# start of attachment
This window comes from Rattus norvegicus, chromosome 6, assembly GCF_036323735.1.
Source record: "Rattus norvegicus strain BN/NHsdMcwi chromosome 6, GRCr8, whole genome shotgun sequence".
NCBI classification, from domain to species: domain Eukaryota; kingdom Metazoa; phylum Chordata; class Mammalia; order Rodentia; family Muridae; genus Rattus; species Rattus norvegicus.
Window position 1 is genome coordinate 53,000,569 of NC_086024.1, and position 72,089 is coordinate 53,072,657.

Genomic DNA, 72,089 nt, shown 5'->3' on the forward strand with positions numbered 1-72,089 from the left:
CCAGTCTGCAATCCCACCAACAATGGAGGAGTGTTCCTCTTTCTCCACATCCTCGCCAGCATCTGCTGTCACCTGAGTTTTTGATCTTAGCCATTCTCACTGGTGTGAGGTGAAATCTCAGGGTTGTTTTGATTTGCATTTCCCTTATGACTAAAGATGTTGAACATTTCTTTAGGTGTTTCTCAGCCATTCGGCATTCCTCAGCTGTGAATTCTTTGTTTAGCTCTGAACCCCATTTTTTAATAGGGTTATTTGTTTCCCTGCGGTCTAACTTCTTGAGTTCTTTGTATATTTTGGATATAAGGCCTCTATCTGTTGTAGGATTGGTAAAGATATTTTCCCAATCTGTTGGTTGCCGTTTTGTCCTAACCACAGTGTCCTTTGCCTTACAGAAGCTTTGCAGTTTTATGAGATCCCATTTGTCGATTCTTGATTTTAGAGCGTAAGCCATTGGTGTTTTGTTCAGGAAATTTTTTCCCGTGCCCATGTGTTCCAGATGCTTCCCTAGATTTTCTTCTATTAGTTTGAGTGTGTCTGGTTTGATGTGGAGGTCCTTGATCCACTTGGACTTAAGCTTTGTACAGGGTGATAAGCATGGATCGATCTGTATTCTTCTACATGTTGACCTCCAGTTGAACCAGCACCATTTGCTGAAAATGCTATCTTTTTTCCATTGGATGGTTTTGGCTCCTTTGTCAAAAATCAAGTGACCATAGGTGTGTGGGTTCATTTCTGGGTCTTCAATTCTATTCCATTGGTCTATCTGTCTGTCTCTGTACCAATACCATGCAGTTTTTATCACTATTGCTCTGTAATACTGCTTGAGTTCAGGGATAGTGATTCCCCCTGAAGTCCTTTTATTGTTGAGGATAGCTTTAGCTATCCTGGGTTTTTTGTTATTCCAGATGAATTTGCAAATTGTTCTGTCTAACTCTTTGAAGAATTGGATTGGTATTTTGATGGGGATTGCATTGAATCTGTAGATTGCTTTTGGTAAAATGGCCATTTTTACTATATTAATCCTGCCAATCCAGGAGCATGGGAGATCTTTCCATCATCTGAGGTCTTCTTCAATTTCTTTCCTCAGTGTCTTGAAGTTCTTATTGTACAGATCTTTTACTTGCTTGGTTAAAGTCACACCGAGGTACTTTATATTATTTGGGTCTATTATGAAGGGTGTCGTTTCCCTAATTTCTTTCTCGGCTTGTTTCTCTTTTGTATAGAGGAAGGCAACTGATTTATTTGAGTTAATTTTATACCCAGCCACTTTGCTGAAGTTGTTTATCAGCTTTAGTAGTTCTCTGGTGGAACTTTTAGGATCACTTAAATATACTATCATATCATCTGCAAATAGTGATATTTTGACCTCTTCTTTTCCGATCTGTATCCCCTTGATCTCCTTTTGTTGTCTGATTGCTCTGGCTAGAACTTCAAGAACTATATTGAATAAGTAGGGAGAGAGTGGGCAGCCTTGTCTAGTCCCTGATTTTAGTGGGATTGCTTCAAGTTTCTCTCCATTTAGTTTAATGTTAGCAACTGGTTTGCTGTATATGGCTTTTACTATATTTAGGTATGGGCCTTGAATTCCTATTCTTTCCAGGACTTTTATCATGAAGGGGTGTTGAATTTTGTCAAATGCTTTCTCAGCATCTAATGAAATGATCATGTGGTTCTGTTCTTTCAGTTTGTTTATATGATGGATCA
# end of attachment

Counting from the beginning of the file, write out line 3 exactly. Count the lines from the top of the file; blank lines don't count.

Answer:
NCBI classification, from domain to species: domain Eukaryota; kingdom Metazoa; phylum Chordata; class Mammalia; order Rodentia; family Muridae; genus Rattus; species Rattus norvegicus.